Use CAPITAL LETTERS Sensibly
People don’t read one letter at a time. Our eyes usually read groups of letters at a time that make up words. What the evidence shows is that when we scan these “blocks of letters”, reading ALL CAPS is far less fluid. Because we don’t see them as often, words in caps take us longer to recognize. Capital letters aren’t necessarily harder to read, but we do read them more slowly. This is why I don’t advise using capital letters for anything longer than a tagline or a heading. Wiring in all capital letters can also be interpreted as shouting. They should ideally be reserved for text to which you want to draw attention, such as headlines, or an important note.
Best Practices for Designing an Interface
Everything stems from knowing your users, including understanding their goals, skills, preferences, and tendencies. Once you know about your user, make sure to consider the following when designing your interface:
- Keep the interface simple. The best interfaces are almost invisible to the user. They avoid unnecessary elements and are clear in the language they use on labels and in messaging.
- Create consistency and use common UI elements. By using common elements in your UI, users feel more comfortable and are able to get things done more quickly. It is also important to create patterns in language, layout and design throughout the site to help facilitate efficiency. Once a user learns how to do something, they should be able to transfer that skill to other parts of the site.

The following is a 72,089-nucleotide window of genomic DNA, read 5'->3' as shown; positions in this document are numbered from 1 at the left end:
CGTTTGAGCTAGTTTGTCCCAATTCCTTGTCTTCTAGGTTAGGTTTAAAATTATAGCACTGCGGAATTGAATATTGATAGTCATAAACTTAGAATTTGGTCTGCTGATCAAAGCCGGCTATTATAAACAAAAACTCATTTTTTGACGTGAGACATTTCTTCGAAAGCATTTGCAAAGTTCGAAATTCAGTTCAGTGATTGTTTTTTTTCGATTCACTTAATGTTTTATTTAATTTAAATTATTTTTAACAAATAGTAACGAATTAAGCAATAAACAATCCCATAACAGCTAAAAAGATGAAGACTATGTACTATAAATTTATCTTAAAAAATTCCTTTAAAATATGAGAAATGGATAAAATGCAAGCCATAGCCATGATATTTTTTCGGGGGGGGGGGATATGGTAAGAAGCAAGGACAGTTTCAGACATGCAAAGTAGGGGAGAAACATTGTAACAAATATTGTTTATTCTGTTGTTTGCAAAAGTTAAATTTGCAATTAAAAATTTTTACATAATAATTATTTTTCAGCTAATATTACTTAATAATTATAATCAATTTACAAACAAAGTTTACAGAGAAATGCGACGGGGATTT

- Be purposeful in page layout. Consider the spatial relationships between items on the page and structure the page based on importance. Careful placement of items can help draw attention to the most important pieces of information and can aid scanning and readability.
- Strategically use color and texture. You can direct attention toward or redirect attention away from items using color, light, contrast, and texture to your advantage.
- Use typography to create hierarchy and clarity. Carefully consider how you use typeface. Different sizes, fonts, and arrangement of the text to help increase scalability, legibility and readability.
- Make sure that the system communicates what’s happening. Always inform your users of location, actions, changes in state, or errors. The use of various UI elements to communicate status and, if necessary, next steps can reduce frustration for your user.
- Think about the defaults. By carefully thinking about and anticipating the goals people bring to your site, you can create defaults that reduce the burden on the user. This becomes particularly important when it comes to form design where you might have an opportunity to have some fields pre-chosen or filled out.
There are readers’ goals for every page. As a designer, you have to make sure that you are conducting a smooth communication process for the visitors of your website. Skimming is the order of the day and too much information can do more harm than good. Design for readability or else get ready to lose traffic on your site. Lay stress on brevity and clarity of the content. Don’t make the users think too much. A clean layout can be a scannable layout only if there is strong readability. Hope you will make good use of these tricks and make the users flow with the text.